This month’s column is written in response to a priest who asked a question regarding whether the costs of travel to assist at a wedding for his niece were tax deductible. He writes, “In May of this year I was asked by one of my nieces to officiate her wedding in California. I incurred the expenses of plane fare (round trip from Chicago to LA), hotel, meals and car rental. I was not compensated or reimbursed for any of my out-of-pocket expenses by any family member or anyone else. My niece and her husband do not have the financial resources to pay me for my travel. Can I deduct any of these expenses as professional expenses on my income tax return?”
For a ministry-related expense, which the IRS terms a “business expense,” to be deductible, it must be an ordinary and necessary expense of the taxpayer’s trade or business with the reasonable expectation of earning a profit. To convert the IRS terms to those applicable to a priest’s ministry, the “trade or business” for a priest is his ministry. The expectation of “earning a profit” is the reasonable compensation for his services.
The IRS defines an “ordinary” expense as one that is common and accepted in the taxpayer’s trade or business. No one could reasonably argue that incurring travel expenses for a priest to assist at a wedding is uncommon. Therefore, the first requirement is met.
The second requirement, that the expense is “necessary” could raise concern until the IRS explanation of the term “necessary” is considered. While the trip was not absolutely necessary in that the priest could have declined to assist at his niece’s wedding, the IRS has a less stringent application of the term “necessary.” The IRS states that a necessary expense is one that is helpful and appropriate for the taxpayer’s trade or business. An expense does not have to be indispensable to be considered necessary. Under the IRS explanation of the term “necessary,” the travel expenses clearly qualify.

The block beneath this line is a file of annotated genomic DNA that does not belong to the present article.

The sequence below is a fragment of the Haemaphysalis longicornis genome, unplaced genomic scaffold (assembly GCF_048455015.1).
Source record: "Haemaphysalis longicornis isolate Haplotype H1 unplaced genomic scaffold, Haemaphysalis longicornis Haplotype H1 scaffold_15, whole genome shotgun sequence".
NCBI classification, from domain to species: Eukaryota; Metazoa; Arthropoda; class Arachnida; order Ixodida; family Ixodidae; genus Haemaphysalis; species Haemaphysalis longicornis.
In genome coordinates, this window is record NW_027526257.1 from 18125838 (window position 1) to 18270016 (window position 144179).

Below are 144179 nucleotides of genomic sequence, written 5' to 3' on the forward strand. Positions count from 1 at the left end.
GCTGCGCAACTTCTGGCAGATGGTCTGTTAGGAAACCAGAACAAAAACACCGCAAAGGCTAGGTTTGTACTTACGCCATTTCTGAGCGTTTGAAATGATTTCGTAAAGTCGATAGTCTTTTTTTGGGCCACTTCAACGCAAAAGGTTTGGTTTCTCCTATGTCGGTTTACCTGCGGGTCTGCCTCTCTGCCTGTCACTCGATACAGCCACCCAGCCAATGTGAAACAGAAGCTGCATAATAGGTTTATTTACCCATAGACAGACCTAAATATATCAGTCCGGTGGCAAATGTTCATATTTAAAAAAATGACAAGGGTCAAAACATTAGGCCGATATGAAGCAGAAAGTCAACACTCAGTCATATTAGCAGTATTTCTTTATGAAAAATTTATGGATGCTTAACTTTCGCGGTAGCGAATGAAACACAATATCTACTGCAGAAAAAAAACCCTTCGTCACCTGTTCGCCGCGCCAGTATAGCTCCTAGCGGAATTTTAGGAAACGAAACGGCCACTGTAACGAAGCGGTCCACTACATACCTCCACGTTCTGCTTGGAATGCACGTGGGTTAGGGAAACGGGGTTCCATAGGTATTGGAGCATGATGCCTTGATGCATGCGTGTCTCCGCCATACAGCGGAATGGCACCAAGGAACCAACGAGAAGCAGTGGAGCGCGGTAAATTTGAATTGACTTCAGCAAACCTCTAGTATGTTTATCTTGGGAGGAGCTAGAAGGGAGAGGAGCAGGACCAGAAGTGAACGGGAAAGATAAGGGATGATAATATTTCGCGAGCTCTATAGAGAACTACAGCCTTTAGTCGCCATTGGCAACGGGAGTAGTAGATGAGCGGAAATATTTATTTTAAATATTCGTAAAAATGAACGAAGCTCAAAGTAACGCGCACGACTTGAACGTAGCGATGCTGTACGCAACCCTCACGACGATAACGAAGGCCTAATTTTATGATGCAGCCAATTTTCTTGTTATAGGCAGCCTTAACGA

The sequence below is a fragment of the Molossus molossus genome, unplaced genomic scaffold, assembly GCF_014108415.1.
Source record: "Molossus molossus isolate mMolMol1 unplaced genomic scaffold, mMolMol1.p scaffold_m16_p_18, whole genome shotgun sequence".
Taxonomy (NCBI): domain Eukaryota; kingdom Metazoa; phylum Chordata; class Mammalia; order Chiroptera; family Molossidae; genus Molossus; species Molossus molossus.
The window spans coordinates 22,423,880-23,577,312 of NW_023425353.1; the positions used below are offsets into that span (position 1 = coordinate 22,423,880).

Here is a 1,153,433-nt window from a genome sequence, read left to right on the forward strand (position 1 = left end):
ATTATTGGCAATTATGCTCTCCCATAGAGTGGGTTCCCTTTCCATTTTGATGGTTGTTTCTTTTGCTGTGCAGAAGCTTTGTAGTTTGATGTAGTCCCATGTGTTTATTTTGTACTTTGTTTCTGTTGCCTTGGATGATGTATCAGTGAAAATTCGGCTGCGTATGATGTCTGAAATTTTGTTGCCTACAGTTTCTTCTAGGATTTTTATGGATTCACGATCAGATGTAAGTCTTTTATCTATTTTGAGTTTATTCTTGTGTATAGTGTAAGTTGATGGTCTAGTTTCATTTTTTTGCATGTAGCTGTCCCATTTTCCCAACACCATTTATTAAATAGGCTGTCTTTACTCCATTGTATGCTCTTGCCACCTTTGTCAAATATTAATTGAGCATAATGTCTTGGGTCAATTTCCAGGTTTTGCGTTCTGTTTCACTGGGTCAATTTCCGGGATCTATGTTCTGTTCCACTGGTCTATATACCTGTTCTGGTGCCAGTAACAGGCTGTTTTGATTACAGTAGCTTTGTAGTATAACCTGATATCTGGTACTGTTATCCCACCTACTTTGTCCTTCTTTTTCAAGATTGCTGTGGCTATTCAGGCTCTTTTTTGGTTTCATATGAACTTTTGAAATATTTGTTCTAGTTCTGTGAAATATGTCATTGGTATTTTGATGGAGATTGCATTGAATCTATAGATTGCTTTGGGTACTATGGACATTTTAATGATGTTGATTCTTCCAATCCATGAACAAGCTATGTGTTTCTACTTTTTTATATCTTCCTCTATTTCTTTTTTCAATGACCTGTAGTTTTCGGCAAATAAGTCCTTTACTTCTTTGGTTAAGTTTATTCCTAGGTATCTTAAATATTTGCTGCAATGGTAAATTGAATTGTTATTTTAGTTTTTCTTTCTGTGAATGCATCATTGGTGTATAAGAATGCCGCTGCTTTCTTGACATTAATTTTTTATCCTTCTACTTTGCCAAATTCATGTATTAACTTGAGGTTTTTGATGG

It is the third IRS requirement, that the expense is incurred with the reasonable expectation of earning a profit, that results in the disallowance of the travel expenses as deductible for income tax purposes. The priest stated that he was not compensated or reimbursed for any of his out-of-pocket expenses. While it is true that priests often, or sometimes even usually, perform services without the expectation of earning money, they are part of the priest’s duties compensated through his monthly salary. Assisting at a wedding for his niece in another state is beyond the services contemplated in a priest’s compensation package. The facts and circumstances of the arrangement must qualify under IRS rules on their own. The IRS would argue that the main reason the priest traveled to assist at the wedding was because it was for his niece and, therefore, it is a personal trip.
A follow-up question could be, “Could the priest deduct his expenses if he were compensated?” For example, if his niece gave him a stipend of $500, would that change the nature of the services qualifying the associated expenses as tax deductible? The answer is that the priest may deduct his travel expense to the extent of his stipend. If his airfare, hotel and car rental expenses totaled $1,200, he could offset the otherwise taxable stipend of $500 with his expenses, but he could not deduct the $700 of his travel expenses in excess of the stipend.
Unfortunately, for tax purposes, the IRS considers the trip a personal expense and, regardless of the fact that assisting at a wedding is clearly within the “trade or business” of being a priest, it is not tax deductible. TP